July 27, The Western Producer: Porcine epidemic diarrhea has spread to the west side of the Red River in Manitoba for the first time. However,
Aug. 5, Winnipeg Sun: Combined sewer overflows dumped another 9.2 billion litres of diluted sewage into Winnipeg rivers last year. And those lobbying to clean
Reporting to the Executive Director, the Water Caucus Program Manager educates Manitobans about provincial water topics and issues, and provides feedback to government and other
July 24, Metro News:
Advocates will “Walk for Water” this weekend to fight the same Lake Winnipeg pollution fight over the past 10 years—except now the solution is more complicated.
On Monday, days before the walk, the federal government announced a $25.7-million investment into the Lake Winnipeg Basin Program with the aim of reducing nutrient pollution, protecting freshwater quality and collaborating with Indigenous peoples, according to a news release.
“Ten years ago, it was the concern over algae blooms that spurred the original founders of the Lake Winnipeg Foundation,” said Alexis Kanu, the foundation’s executive director, adding any funds they receive would go towards addressing that same concern.
On Sunday, when people gather in Matlock, Manitoba for a five-kilometre walk to raise awareness about lake preservation, they might see some of the slimy substance causing all the trouble.
Blue-green algae is caused by runoff from farmer’s fields and city streets that drains into Lake Winnipeg, overloading the water with nutrients, said Kanu.
The more recent factors of climate change and zebra mussels, an invasive species first found in Lake Winnipeg in 2013, complicate matters further. Read more.
July 24, Pembina Valley Online:
“It’s not if we’ll have another drought, it’s when.”
That according to Pembina Valley Water Coop Board Member Marvin Plett.
The grim prediction is spurring on the 14 municipalities represented in the Pembina Valley Water Coop (PVWC) to begin planning for probable worst-case scenarios.
History reveals the prairies cycle through dry/wet periods.
“We’re in a wet cycle right now, but the drought of the 1930’s will happen again,” Plett says. “We need to plan for it.”
While the year long droughts of the last century were devastating, Plett notes the added challenge is the population in the Pembina Valley has dramatically increased in the last 80 years.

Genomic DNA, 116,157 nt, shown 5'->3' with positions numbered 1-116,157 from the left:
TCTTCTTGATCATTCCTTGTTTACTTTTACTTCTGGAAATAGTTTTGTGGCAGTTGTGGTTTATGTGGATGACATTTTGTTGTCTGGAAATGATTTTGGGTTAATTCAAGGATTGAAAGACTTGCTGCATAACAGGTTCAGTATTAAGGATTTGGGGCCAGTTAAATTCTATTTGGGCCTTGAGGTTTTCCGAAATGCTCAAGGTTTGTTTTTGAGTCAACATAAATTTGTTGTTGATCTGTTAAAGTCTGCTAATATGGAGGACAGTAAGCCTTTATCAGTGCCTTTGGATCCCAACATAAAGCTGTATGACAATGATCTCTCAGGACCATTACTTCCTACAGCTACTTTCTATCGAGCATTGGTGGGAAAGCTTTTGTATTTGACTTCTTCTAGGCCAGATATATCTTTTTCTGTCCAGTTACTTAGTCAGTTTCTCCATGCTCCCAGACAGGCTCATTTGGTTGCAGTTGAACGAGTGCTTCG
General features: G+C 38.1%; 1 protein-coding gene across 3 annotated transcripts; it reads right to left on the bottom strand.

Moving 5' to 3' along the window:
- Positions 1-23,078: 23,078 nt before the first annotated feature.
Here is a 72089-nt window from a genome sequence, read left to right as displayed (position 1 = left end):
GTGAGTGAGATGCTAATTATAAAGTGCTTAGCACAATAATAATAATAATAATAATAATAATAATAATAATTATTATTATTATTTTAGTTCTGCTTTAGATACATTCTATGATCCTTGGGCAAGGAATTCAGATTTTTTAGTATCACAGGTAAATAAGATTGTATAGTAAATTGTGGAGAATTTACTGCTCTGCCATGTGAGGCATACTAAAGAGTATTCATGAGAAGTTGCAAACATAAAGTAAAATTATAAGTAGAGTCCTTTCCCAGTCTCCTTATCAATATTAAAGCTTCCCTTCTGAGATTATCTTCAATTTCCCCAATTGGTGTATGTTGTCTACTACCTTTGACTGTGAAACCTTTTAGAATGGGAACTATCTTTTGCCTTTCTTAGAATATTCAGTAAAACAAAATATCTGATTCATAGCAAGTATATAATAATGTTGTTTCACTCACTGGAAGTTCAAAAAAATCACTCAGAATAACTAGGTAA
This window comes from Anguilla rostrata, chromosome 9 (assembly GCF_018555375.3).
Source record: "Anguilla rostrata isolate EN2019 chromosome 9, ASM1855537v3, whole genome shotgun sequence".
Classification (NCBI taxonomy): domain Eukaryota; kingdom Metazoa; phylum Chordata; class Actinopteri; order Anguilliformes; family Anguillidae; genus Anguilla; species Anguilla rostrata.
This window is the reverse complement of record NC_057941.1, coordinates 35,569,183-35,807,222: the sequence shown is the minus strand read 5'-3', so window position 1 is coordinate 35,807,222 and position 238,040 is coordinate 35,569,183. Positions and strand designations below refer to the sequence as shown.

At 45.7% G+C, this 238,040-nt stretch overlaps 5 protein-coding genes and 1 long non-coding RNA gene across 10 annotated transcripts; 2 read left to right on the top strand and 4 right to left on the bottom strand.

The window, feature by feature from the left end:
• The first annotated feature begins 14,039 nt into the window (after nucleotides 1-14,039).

In the past, most farms relied on wells and dugouts, some capable of providing a year’s worth of water. Now, most farms are mostly supplied by the PVWC. Read more.
July 24, Winnipeg Sun:
The federal government is upping the ante in hopes that the world’s 10th largest freshwater lake can be saved from the dire challenges it faces.
Environment Minister Catherine McKenna announced an increase in funding for Lake Manitoba on Monday at a press conference at FortWhyte Alive. The Liberals have pledged $25.7 million in funding over five years to help restoration and protection efforts for Lake Winnipeg and its basin.
“We’re providing stable, long-term funding so we can work with the partners, work very closely with the government of Manitoba, with the Indigenous communities and local stakeholders,” McKenna said. “We’re very focused on outcomes. I think we now need to make sure we are measuring outcomes based on science and incorporating traditional knowledge.” Read more.
July 26, CTV News:
While the province is fighting to protect Manitoba lakes from being further infested from zebra mussels, one community has taken the battle into its own hands.
The invasive species are becoming a growing concern in Manitoba and have already infested three bodies of water: Lake Winnipeg, the Red River and Cedar Lake.
But people near Gull Lake, a mere 10 km’s from Grand Beach, are doing everything they can to ensure they don’t end up there too.
The Gull Lake Management Board has invested in its own pressure washer and set up a decontamination area by the boat launch. Read more.